Fair Use And Transformation

Lynn Goldsmith took the photo on the left. She recognized the Warhol silkscreen on the right as her material, and challenged the Warhol Foundation over fair use, in a copyright infringement case.

Fair use – when one artist can borrow from another without permission or payment – hinges on “transformation,” in the law. When the goals and function of the secondary work in question are quite different from the original, transformation is said to occur. Last month a New York appeals court found in favor of Goldsmith: they reversed a lower court decision, and said that the standard of transformation was not met.

Transformation is probably a deep, aesthetic, philosophical and cultural concept – so it’s comical when courts try to sort it out.


A few years back, a bevy of art critics declared that Marcel Duchamp’s 1917 sculpture called “Fountain” — a store-bought urinal he had presented, unchanged, as art — was the most influential work of the 20th century.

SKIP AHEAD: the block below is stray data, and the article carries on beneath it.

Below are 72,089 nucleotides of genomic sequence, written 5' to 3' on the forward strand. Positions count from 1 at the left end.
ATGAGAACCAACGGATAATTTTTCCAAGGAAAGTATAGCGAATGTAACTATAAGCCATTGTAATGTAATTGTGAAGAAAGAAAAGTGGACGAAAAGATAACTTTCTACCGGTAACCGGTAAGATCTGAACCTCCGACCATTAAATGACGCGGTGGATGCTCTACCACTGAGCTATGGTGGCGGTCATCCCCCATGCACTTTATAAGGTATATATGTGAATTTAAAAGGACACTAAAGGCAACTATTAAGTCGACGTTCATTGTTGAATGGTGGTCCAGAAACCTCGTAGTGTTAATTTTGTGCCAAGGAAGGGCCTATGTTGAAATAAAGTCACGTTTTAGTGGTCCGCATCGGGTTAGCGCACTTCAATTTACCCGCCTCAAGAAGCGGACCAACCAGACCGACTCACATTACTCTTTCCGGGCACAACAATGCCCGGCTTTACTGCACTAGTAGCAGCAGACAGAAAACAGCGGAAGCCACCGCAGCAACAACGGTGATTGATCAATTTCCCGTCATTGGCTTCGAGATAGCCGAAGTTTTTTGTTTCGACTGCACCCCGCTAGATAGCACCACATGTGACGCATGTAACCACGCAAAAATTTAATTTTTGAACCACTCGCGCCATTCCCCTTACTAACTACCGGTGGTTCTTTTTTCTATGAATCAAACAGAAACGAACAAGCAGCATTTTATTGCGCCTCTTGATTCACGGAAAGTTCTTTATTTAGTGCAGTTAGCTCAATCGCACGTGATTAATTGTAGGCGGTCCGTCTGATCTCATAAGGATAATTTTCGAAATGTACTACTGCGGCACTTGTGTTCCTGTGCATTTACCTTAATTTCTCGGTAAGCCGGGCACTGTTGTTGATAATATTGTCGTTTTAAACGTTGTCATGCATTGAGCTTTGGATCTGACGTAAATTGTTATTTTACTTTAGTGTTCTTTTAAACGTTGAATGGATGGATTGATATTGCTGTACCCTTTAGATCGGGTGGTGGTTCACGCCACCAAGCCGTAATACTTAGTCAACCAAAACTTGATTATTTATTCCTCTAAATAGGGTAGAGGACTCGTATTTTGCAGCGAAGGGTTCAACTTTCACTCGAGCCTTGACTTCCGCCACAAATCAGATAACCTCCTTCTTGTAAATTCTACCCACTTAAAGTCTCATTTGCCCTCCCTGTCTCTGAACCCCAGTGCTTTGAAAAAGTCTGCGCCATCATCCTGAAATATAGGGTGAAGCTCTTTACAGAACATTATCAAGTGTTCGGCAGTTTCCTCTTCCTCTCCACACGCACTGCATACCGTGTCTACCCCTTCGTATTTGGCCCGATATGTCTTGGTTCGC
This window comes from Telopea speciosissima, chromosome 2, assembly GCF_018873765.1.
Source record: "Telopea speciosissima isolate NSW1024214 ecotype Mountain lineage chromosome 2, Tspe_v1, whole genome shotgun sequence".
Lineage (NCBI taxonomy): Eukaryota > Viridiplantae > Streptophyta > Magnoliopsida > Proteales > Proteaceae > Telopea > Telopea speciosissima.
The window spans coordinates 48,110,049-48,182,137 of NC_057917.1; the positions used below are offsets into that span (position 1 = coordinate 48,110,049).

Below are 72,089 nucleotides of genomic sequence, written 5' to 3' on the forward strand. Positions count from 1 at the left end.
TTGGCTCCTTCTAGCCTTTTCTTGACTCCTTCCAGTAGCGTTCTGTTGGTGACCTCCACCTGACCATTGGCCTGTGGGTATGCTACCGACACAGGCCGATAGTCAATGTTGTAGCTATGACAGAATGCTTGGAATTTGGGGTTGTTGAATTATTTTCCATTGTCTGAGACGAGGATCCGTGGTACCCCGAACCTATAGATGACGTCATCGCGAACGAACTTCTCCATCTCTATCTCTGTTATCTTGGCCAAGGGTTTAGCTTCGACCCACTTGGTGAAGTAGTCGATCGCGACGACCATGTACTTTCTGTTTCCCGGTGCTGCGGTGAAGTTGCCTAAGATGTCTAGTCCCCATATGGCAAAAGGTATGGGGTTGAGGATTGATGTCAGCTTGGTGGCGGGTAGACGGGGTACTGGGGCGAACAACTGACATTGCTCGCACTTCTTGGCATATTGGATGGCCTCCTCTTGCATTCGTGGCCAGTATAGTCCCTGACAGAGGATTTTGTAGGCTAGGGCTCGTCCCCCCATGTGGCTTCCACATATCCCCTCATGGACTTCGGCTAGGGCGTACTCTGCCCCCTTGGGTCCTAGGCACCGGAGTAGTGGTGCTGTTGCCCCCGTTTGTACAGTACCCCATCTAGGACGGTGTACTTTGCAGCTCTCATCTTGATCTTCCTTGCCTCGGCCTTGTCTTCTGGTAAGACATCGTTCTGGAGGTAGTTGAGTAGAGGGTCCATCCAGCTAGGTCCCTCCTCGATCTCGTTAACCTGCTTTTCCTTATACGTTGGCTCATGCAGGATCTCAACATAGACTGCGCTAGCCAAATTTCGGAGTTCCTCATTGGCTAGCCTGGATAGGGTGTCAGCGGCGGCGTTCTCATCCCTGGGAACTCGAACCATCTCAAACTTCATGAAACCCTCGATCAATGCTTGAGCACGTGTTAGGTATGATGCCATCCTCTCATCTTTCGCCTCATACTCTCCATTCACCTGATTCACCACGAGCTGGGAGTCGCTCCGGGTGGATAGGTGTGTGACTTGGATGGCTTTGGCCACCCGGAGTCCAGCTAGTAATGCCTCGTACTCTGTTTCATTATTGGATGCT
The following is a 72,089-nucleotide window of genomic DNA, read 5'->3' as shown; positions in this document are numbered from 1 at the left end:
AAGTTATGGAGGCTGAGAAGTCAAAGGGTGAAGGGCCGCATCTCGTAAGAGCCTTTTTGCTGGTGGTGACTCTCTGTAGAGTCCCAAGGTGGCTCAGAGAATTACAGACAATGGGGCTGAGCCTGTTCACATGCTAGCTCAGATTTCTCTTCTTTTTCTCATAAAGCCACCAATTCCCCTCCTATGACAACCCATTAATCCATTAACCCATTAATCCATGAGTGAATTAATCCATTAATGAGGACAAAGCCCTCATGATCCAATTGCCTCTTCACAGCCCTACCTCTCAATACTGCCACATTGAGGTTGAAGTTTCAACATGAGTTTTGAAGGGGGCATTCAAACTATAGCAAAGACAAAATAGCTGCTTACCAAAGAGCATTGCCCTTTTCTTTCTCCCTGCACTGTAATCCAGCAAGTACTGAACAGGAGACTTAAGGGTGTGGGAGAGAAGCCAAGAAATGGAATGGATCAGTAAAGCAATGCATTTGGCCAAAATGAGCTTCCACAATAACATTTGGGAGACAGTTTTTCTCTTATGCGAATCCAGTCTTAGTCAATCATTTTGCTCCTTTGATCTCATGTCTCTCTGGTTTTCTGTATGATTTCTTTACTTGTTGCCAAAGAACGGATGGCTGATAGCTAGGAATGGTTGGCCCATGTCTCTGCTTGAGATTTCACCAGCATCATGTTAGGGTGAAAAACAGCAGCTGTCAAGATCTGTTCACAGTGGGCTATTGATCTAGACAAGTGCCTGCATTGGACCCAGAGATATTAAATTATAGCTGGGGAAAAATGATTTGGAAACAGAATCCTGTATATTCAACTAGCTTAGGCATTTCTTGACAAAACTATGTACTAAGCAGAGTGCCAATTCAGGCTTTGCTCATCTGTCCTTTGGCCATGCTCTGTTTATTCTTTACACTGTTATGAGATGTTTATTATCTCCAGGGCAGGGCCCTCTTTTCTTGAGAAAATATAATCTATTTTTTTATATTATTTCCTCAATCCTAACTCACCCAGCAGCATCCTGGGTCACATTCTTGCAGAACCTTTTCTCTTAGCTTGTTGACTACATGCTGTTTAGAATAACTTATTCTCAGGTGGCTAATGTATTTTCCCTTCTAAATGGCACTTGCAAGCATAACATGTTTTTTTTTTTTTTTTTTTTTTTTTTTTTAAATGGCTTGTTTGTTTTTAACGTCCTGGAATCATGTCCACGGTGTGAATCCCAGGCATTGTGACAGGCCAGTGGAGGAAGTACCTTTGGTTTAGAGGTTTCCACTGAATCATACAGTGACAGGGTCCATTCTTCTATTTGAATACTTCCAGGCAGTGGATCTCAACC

2 Replies to “Fair Use And Transformation”

  1. “Transformation is probably a deep, aesthetic, philosophical and cultural concept – so it’s comical when courts try to sort it out.”

    Absolutely, couldn’t have said it better. These are matters that don’t lend themselves to narrow legal language or concepts. Like when courts try to sort out the difference between art and pornography. Most people think they know the difference, but describing it in legalese is another matter.

    Coincidentally, last night I was listening to this song by the Jam. Paul Weller isn’t just ripping off parts of “Taxman” by the Beatles, he’s going out of his way to let you know it. Anyone can hear it, but try proving it in court. The bass line, rhythm, and chords can be found in any number of songs. Even the psychotic lead break obviously was inspired by McCartney’s original, but “psychotic lead break” is a subjective call. Weller doesn’t follow Taxman’s solo note for note at all, so he could claim he was channeling, I dunno, Tom Verlaine, or no one. And then he adds some catchy Beach Boys bits that make it, in my opinion, an entirely different and more interesting type of song than the original (which I like very much also). Transformation? I’d say so, but it’s too fuzzy for court.

    1. David St. Hubbins: It’s such a fine line between stupid, and uh …
      Nigel Tufnel: Clever.
      David St. Hubbins: Yeah, and clever.

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